In the absence of large gatherings, some celebrations during 2020 moved online to continue communal mourning. For example, the Hispanic Business Alliance (HBA) of New Braunfels, Texas, hosted a virtual party and showed Disney’s Coco at a drive-in movie theater. HBA Chair Shelley Bujnoch reflected on the way that the occasion could reach those affected by Covid everywhere, remarking, “There’s no color; there’s no denomination; there’s no political view when it comes to losing somebody, and everybody has been touched by the loss of a loved one. And so I think that’s what makes it so important to be able to continue that tradition.” In San José, California, large events were cancelled; however, altars were shared online, many of which included references to the pandemic. Artist Phyllis Carrasco, who organized some of the local events, included a photo of one of people first to die of Covid-19 in the area, Arcelia Martínez, who was not part of Carrasco’s biological family.
Instead of parades in full costume, some wore protective masks made out of fabric imprinted with skulls or skeletal parts. Directors at the Museo Frida Kahlo (in La Casa Azul in Mexico City) teamed up with fashion designer Jean Paul Gaultier to create an altar entitled “The Restored Table: Memory and Reunion,” a tribute to artists who died in a pandemic. A few choices are questionable for the “pandemic” category, but plague is represented by Titian and Sor Juana Inés de la Cruz, tuberculosis by Chopin, Spanish flu by Gustav Klimt, and AIDS by Keith Haring, among others. The location of this exhibit, in the home that Kahlo and Rivera inhabited and re-invented on a continual basis, is important. During her lifetime, Kahlo’s slept in her own ofrenda. Very often confined to bed because of a terrible injury, she installed a mirror on the canopy above (in order to paint self-portraits) as well as a papier-mâché skeleton. At the head of the bed photographs of herself, loved ones, and admired (and dead) political figures (Lenin, Marx) stood watch.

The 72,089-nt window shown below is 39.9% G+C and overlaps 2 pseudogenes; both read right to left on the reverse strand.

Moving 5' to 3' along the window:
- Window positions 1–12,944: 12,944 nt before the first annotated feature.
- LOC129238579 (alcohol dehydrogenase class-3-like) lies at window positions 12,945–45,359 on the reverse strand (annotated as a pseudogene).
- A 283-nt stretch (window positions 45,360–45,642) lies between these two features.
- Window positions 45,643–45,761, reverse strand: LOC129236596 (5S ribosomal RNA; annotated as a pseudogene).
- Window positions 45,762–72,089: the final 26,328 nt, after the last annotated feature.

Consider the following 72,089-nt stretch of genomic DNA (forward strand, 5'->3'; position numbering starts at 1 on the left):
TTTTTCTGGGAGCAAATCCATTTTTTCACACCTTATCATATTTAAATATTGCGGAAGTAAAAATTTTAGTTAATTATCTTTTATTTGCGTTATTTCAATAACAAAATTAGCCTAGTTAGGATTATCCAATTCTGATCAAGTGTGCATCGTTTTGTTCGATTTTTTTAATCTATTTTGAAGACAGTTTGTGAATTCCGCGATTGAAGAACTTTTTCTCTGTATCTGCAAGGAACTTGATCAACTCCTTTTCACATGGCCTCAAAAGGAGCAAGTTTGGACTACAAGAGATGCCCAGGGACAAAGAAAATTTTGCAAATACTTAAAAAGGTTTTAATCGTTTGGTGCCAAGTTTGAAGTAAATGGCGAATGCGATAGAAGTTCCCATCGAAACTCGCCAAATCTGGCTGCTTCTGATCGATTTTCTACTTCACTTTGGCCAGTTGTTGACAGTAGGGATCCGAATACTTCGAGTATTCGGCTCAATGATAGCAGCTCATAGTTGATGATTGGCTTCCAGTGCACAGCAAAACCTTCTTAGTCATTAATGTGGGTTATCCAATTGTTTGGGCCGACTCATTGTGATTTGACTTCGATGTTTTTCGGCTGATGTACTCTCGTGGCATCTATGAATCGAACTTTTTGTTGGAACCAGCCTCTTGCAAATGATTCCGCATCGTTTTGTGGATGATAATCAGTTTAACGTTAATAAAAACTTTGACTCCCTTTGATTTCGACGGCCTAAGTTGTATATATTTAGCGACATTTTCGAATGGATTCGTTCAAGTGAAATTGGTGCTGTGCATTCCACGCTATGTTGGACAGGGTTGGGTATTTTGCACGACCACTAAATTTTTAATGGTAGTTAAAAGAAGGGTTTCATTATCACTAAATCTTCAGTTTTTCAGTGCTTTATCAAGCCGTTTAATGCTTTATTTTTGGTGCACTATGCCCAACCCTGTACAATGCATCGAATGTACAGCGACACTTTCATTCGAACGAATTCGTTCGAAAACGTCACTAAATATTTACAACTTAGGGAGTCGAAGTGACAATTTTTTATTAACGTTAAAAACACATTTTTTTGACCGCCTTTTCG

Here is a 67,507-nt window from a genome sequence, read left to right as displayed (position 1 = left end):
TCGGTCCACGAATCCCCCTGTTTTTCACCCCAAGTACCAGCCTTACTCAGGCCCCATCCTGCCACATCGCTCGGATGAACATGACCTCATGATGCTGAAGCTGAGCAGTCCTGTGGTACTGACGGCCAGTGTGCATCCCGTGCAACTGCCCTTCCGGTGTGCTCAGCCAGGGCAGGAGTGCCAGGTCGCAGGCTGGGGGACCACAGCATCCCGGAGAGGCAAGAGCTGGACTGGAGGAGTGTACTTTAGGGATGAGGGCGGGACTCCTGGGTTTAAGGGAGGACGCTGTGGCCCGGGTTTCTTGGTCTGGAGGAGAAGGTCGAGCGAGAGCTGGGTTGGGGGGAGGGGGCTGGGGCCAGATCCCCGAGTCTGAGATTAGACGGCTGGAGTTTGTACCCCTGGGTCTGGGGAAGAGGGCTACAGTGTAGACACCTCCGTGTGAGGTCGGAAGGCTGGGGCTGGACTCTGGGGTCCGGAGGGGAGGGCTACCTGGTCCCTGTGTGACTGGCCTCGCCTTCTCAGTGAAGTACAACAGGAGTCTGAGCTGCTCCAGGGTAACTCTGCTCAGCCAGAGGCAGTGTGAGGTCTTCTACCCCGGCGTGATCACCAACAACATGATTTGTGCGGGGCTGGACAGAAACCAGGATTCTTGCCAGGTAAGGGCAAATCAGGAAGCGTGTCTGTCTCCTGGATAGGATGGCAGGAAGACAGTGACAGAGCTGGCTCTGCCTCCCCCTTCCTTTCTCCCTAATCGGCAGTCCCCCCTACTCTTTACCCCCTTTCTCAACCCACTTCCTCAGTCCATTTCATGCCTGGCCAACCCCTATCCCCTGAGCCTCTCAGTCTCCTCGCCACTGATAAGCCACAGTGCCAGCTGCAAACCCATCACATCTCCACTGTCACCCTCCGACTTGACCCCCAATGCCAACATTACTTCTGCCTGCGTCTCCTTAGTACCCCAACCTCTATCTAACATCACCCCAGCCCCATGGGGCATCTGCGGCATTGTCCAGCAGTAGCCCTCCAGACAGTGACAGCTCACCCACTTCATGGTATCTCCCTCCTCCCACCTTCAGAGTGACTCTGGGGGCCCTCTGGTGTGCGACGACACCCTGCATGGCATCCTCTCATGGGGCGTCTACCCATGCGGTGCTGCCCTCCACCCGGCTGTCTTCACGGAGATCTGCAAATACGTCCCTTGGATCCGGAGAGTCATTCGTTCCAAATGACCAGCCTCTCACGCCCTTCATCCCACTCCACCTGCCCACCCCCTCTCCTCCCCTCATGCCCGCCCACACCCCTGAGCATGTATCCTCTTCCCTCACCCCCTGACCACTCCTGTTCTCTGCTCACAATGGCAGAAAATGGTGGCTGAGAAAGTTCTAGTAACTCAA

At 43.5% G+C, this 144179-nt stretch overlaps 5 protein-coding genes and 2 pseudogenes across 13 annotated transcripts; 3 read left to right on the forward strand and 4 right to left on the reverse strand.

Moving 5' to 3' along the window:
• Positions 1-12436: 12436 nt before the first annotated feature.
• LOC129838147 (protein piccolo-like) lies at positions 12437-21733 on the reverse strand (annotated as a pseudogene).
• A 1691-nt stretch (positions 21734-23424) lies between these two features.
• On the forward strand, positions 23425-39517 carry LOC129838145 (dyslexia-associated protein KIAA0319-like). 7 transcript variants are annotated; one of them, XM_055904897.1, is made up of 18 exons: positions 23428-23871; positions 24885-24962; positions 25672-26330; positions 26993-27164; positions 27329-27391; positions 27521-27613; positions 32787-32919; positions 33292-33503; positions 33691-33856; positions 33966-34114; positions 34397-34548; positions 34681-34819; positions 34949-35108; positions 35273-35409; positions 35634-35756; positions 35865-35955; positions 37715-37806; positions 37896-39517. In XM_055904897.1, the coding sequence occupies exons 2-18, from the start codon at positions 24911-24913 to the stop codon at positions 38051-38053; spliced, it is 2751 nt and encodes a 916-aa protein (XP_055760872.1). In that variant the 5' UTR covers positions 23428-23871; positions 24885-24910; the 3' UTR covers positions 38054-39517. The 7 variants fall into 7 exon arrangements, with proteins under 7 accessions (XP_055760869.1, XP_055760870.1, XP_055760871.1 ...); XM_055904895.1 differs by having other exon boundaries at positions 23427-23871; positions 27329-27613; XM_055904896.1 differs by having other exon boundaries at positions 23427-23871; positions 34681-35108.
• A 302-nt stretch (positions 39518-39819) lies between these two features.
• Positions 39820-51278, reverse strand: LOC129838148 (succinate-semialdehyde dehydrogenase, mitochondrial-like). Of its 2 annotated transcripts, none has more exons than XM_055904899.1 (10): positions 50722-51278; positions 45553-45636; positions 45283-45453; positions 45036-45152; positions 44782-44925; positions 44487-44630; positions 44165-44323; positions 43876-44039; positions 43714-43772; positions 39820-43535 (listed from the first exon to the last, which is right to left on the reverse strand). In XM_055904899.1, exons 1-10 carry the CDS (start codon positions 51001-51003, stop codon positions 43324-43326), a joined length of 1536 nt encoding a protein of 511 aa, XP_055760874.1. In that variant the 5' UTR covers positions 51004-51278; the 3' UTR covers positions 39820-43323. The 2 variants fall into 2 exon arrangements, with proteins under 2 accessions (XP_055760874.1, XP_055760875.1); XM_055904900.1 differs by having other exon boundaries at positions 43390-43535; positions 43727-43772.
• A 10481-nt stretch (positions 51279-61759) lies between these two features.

As a gender-bender and supporter of Marxism, Kahlo was no stranger to countering accepted beliefs. Since so many of Días de los Muertos rituals either went online or were displayed in public (as in Covid masks), one might read the observation of November 1-2, 2020 as a kind of counter-protest regarding health care among different populations. News reports have revealed worldwide disparities in health care, particularly during a pandemic. The Centers for Disease Control’s sobering report, “Risk for COVID-19 Infection, Hospitalization and Death by Race/Ethnicity” says that compared to “White, non-Hispanic Persons,” “Hispanic or Latino Persons” demonstrated 1.9 times the number of cases, 2.8 times the number of hospitalizations, and 2.3 times the number of deaths. In fact, only “American Indian or Alaska Native, Non-Hispanic Persons” exceeded that death rate at 2.4 times the number of “White, non-Hispanic Persons.” I think to myself, “Houston, we are going to need a lot more help for November 1-2!” However, with the online, drive-in and drive-by presences, an opportunity became available to make death visible to others new to those traditions.
During 2020, families welcomed both Covid victims known by name as well as those without a name to their homes and to their traditions in a way that any eventual memorials made of permanent materials cannot do. In my mind’s eye, I see Kahlo’s toothy calavera smiling.
Spring/Summer 2021, Volume XX, Number 3
Emily Godbey has a Ph.D. in Art History from the U. of Chicago and an MFA in Photography from the Rhode Island School of Design. As an associate professor at Iowa State University, she works on topics in photography and early film—mostly ones involved with death and destruction.